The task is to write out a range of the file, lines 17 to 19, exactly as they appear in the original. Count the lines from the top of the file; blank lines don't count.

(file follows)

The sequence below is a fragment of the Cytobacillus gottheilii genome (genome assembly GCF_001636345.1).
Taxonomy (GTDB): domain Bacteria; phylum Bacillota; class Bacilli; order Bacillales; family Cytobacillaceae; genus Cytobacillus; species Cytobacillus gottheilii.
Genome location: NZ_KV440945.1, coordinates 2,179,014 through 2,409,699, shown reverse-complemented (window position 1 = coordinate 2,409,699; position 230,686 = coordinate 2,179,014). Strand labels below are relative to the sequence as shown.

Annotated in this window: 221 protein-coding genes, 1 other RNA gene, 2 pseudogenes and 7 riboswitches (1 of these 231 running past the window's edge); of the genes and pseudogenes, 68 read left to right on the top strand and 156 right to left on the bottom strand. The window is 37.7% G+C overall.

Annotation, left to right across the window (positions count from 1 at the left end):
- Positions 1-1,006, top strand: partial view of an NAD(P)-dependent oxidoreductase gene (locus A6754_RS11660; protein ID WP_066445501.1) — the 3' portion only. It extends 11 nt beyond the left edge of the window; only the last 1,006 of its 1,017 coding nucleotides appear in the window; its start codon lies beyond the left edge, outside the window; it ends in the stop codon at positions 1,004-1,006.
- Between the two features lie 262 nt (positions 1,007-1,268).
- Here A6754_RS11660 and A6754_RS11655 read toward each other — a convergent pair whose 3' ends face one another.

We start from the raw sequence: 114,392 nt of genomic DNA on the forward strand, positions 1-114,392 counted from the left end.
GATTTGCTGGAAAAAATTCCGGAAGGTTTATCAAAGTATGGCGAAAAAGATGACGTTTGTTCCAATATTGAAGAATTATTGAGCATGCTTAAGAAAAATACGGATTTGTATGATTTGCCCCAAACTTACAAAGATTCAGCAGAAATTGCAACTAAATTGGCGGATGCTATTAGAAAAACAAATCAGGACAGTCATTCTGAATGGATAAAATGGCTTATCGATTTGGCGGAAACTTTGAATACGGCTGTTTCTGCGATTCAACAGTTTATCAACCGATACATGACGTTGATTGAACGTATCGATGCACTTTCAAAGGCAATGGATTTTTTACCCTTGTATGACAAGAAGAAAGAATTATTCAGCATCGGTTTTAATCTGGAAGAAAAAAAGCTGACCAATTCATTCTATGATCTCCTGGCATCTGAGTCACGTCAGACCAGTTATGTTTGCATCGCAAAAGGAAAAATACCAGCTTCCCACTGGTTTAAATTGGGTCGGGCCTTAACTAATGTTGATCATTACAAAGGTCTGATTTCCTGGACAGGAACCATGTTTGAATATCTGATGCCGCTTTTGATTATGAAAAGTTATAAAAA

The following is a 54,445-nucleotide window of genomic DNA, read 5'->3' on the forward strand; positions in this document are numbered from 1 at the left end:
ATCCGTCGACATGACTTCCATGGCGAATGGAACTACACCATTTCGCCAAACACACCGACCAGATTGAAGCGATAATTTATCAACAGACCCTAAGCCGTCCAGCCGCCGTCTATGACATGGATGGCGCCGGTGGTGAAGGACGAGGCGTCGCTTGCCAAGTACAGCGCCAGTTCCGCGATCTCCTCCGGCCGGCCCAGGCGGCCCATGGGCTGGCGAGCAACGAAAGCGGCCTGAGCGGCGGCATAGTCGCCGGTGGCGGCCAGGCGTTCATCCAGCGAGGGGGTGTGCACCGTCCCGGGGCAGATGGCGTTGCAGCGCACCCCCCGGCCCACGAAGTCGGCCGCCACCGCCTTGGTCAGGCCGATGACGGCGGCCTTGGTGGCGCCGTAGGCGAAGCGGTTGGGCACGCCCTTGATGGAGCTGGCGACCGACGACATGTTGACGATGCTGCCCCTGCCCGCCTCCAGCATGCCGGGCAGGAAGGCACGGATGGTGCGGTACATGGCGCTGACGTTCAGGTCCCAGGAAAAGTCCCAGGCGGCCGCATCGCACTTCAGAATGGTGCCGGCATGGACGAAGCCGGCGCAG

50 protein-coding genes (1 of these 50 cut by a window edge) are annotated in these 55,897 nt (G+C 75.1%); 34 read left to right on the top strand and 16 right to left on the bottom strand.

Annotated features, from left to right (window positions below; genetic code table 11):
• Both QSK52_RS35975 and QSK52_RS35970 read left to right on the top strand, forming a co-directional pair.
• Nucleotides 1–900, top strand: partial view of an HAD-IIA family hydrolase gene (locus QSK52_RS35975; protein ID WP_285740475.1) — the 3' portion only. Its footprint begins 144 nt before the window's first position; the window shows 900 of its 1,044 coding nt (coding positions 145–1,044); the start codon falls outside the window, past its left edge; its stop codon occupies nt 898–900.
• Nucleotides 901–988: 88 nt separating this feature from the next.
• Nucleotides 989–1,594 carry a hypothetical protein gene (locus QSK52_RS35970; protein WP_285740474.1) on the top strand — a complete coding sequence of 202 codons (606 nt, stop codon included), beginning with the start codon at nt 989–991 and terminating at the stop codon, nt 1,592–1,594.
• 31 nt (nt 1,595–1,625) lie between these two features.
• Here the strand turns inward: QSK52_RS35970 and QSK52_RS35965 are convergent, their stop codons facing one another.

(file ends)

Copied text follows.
• Nucleotides 901–988: 88 nt separating this feature from the next.
• Nucleotides 989–1,594 carry a hypothetical protein gene (locus QSK52_RS35970; protein WP_285740474.1) on the top strand — a complete coding sequence of 202 codons (606 nt, stop codon included), beginning with the start codon at nt 989–991 and terminating at the stop codon, nt 1,592–1,594.
• 31 nt (nt 1,595–1,625) lie between these two features.